4

I made an incremental backup about 10 months ago (on Jan 27, 2013), creating a .snar metadata file. Now, when I try to make an incremental backup using

tar --create --file=dropbox_incremental_1.tar --listed-incremental=dropbox_0.snar Dropbox

the command just re-backs up everything.

I'm not an expert at Unix timestamps, but I noticed that virtually all of my directory timestamps are way more recent than the last time they changed. For my actual files, they look like this:

Access: 2013-03-12 19:04:51.000000000 -0500
Modify: 2012-09-30 15:10:47.000000000 -0500
Change: 2013-03-12 19:04:51.306209672 -0500

The 'Modify' timestamp seems correct, but the files were definitely not changed (at least not doing anything that I know of) at the time they say they were. These files still seem to go into the incremental archive.

What's happening here? Is there a way to tell tar to look at the 'modify' timestamp? Isn't this what it's supposed to be doing?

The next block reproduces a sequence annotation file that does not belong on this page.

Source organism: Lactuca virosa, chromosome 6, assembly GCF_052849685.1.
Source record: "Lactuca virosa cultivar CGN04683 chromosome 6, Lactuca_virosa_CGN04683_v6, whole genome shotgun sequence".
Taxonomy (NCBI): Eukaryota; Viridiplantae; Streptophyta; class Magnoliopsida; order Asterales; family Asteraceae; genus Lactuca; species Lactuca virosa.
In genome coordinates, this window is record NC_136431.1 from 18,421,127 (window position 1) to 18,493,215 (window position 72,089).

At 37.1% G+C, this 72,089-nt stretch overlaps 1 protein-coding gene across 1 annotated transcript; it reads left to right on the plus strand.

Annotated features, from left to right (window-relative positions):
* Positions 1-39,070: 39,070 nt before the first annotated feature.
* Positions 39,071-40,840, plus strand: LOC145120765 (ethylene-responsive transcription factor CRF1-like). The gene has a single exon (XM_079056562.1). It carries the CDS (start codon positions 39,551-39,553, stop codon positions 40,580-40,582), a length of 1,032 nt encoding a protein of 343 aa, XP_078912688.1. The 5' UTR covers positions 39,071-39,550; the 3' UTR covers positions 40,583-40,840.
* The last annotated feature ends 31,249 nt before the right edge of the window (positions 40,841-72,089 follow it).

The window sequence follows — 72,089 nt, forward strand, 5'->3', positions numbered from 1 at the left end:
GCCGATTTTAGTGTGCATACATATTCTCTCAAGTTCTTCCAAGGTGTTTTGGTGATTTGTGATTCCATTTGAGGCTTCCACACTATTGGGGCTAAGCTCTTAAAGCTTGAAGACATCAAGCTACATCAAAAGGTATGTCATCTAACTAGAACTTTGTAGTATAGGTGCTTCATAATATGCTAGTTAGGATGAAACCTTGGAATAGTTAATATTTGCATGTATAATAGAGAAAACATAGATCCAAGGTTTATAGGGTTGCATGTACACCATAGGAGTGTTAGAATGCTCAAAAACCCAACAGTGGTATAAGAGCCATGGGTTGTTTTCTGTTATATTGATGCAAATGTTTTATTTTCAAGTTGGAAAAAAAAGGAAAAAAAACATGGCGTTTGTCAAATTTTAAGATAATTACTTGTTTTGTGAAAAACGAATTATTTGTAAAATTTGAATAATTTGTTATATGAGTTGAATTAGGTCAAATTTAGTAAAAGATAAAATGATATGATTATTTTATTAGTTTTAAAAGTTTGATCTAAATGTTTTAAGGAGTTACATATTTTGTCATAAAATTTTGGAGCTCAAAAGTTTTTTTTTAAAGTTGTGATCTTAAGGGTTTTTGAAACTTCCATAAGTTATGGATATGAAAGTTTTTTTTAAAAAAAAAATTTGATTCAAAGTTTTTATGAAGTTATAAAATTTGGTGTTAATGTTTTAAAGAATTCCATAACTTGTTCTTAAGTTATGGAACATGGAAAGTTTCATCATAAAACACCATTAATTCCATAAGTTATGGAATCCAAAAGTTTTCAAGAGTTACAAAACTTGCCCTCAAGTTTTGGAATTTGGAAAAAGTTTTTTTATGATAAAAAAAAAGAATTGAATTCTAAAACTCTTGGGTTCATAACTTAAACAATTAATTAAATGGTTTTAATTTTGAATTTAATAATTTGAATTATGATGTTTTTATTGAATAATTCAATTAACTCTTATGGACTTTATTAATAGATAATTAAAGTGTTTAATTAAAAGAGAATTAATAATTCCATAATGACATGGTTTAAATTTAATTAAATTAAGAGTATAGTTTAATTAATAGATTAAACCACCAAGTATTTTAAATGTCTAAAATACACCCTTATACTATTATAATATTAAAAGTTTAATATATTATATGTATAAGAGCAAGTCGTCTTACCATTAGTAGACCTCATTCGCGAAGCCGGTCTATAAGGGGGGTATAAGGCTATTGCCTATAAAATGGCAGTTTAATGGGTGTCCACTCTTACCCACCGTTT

• I would also make a backup more often than once every 10 months. – Michael Hampton Nov 8 '13 at 16:02
0

You didn't mention the filesystem/device type, but you could try:

$ tar --create --no-check-device --file=dropbox_incremental_1.tar --listed-incremental=dropbox_0.snar Dropbox

Also see Fixing Snapshot Files.

| improve this answer | |
0

Tar looks mtime indeed. But It should also look ctime as well since it processes file's metadata (e.g. permissions).

My guess is your dropbox application uses ctime for its own purposes and nothing you can do with it.

UPD:

You may use update option -u instead of incremental mode. It seems to ingnore ctime.

| improve this answer | |
0

Ultimately I couldn't find a way to get --listed-incremental working with Dropbox. I'm guessing, as Veniamin said, tar looks at both ctime and mtime. Dropbox must do something that touches ctime, so it just causes the entire archive to get backed up each time I run it.

Instead, I just did tar --create --file mybackup.tar --newer-mtime="26 Jan 2013" Dropbox

While it's not quite as slick as the incremental backup, I'm happy with it, as it should get all the files that have changed (based on mtime) since my last backup. In this case, this backup is a third backup, so if something happens where I'm reaching to this one, I'll be happy to just have the files and dealing with a not-perfectly-slick system will be fine.

Thanks for your responses.

| improve this answer | |

Your Answer

By clicking “Post Your Answer”, you agree to our terms of service, privacy policy and cookie policy

Not the answer you're looking for? Browse other questions tagged or ask your own question.